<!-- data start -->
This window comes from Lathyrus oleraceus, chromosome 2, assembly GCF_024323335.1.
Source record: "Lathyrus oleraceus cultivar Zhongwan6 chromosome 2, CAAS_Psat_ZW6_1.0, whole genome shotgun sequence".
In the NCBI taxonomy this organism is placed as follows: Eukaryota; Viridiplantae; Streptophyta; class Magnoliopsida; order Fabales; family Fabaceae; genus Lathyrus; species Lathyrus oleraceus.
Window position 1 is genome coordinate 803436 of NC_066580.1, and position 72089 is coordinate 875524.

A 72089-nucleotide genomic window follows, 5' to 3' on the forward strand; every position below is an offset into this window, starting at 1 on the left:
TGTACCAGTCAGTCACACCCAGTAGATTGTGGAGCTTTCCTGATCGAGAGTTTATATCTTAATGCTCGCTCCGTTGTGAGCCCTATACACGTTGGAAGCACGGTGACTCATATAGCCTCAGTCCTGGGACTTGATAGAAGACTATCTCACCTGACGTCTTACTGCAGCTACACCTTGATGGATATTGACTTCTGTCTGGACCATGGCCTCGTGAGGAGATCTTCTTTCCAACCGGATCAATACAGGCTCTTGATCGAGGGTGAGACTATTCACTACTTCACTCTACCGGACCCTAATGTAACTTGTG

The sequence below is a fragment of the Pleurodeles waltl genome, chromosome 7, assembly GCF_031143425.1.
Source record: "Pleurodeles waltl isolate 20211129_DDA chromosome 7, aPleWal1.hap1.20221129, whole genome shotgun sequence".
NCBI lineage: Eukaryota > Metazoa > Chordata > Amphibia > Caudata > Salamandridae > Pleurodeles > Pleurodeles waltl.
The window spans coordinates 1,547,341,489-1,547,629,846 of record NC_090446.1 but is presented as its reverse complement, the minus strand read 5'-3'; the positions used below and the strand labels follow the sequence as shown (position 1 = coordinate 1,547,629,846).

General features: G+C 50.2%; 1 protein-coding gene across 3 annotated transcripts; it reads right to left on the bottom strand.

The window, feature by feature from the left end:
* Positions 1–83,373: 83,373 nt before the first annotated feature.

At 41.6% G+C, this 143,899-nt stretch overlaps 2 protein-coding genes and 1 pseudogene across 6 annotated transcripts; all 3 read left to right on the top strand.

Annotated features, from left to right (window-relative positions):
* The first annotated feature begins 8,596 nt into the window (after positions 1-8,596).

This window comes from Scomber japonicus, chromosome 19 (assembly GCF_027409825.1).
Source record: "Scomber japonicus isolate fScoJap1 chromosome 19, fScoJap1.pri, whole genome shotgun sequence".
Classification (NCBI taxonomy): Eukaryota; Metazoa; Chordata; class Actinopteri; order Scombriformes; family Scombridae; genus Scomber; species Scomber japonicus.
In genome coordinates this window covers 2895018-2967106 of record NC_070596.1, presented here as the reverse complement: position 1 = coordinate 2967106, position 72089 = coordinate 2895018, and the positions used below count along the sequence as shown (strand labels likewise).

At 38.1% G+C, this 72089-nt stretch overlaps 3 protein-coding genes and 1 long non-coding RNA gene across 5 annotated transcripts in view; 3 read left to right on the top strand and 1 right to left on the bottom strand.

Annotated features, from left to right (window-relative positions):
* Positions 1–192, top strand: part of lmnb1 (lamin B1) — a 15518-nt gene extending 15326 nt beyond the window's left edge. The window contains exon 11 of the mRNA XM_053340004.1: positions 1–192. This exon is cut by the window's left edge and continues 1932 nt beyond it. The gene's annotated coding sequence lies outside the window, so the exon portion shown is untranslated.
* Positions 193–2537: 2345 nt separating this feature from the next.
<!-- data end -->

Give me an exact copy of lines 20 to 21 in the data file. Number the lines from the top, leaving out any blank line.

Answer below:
In genome coordinates this window covers 2895018-2967106 of record NC_070596.1, presented here as the reverse complement: position 1 = coordinate 2967106, position 72089 = coordinate 2895018, and the positions used below count along the sequence as shown (strand labels likewise).

At 38.1% G+C, this 72089-nt stretch overlaps 3 protein-coding genes and 1 long non-coding RNA gene across 5 annotated transcripts in view; 3 read left to right on the top strand and 1 right to left on the bottom strand.